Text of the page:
C Primitive Data Type Sizes

Discussion in 'C Programming' started by Kip, Jul 4, 2005.

  1. Kip

    Kip Guest

    Greetings everyone,

    Is there anyone here who could point me to a page or pdf that has a
    list of the sizes of all of the C primitive data types on various
    implementations such as SPARC, x86, PowerPC, etc?

    Thank you.

    --
    Kip Warner
    Vertigo
    http://TheVertigo.com
    Kip, Jul 4, 2005
    #1
    1. Advertising

  2. In article <>,
    Kip <> wrote:
    >Is there anyone here who could point me to a page or pdf that has a
    >list of the sizes of all of the C primitive data types on various
    >implementations such as SPARC, x86, PowerPC, etc?


    You listed chips, but C primitive types can be (and often
    have been) implimented in library code.

    The size of C primitive types is dependant on the compiler...
    which usually takes hints from the underlying hardware, but is
    not bound by it.
    --
    Usenet is like a slice of lemon, wrapped around a large gold brick.
    Walter Roberson, Jul 5, 2005
    #2
    1. Advertising

  3. Kip

    Kip Guest

    Walter Roberson wrote:

    > In article <>,
    > Kip <> wrote:
    > > Is there anyone here who could point me to a page or pdf that has a
    > > list of the sizes of all of the C primitive data types on various
    > > implementations such as SPARC, x86, PowerPC, etc?

    >
    > You listed chips, but C primitive types can be (and often
    > have been) implimented in library code.
    >
    > The size of C primitive types is dependant on the compiler...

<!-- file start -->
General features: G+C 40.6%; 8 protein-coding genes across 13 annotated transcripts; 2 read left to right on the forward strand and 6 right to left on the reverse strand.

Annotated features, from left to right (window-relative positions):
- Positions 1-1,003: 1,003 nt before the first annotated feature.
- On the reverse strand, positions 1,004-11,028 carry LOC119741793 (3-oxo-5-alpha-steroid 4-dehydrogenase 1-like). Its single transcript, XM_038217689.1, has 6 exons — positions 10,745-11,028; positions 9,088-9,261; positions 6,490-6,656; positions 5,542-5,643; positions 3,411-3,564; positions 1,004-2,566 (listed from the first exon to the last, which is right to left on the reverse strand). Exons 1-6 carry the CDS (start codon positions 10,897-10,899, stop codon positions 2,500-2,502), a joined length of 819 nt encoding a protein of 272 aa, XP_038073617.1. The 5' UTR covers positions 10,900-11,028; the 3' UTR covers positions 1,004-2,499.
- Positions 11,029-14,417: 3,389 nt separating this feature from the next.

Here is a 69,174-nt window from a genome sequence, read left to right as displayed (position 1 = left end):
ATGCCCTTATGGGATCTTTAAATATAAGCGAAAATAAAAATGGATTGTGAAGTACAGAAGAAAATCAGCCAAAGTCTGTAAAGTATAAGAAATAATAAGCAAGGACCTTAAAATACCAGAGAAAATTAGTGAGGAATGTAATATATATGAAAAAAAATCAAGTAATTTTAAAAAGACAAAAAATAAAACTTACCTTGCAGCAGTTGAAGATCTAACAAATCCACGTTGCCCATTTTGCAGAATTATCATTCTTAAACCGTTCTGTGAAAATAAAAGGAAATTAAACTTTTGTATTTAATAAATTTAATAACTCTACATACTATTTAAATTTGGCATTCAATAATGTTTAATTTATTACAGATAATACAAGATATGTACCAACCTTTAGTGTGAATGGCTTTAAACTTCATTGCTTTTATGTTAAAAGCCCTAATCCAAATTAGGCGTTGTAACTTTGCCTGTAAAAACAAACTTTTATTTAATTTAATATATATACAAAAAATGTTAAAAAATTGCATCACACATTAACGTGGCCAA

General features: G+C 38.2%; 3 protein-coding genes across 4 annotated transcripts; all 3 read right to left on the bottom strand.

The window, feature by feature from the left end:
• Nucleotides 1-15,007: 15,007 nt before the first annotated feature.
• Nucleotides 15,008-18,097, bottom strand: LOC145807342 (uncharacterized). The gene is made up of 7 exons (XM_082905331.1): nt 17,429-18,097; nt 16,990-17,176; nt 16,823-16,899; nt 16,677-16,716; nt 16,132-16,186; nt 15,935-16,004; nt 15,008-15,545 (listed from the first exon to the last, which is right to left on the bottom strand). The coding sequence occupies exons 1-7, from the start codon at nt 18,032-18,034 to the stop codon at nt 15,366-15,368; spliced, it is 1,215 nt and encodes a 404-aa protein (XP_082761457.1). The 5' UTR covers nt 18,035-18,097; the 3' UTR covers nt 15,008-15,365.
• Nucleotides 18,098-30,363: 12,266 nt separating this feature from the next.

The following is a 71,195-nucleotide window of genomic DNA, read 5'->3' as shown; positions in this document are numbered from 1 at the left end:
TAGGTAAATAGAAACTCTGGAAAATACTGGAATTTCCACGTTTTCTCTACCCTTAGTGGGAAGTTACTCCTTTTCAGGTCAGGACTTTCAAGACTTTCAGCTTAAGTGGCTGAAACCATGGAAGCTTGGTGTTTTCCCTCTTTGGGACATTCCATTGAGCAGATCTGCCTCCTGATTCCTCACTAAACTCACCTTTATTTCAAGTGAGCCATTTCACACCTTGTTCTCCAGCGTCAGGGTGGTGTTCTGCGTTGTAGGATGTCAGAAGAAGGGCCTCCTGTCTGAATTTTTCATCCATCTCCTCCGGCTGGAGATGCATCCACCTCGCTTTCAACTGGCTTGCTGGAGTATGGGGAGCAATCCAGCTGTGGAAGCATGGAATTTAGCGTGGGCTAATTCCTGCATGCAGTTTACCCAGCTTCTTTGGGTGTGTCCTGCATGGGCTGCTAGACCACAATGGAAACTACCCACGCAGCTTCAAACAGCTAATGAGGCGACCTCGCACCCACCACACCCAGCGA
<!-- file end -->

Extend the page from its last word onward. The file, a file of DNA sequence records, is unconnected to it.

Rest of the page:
> which usually takes hints from the underlying hardware, but is
    > not bound by it.


    Thanks. But it still begs the question of whether or not anyone here
    could point me to a page or pdf that has a list of the sizes on all of
    the C primitive data types on various implementations?

    --
    Kip Warner
    Vertigo
    http://TheVertigo.com
    Kip, Jul 5, 2005
    #3
  4. <posted & mailed>

    No. The sizes are dependent not only on the processor, but also the
    operating environment and, in some cases, the compiler used. Consult the
    compiler documentation for each that you are interested in.


    Kip wrote:

    > Greetings everyone,
    >
    > Is there anyone here who could point me to a page or pdf that has a
    > list of the sizes of all of the C primitive data types on various
    > implementations such as SPARC, x86, PowerPC, etc?
    >
    > Thank you.
    >


    --
    Remove '.nospam' from e-mail address to reply by e-mail
    James McIninch, Jul 5, 2005
    #4
  5. Kip

    Me Guest

    > Is there anyone here who could point me to a page or pdf that has a
    > list of the sizes of all of the C primitive data types on various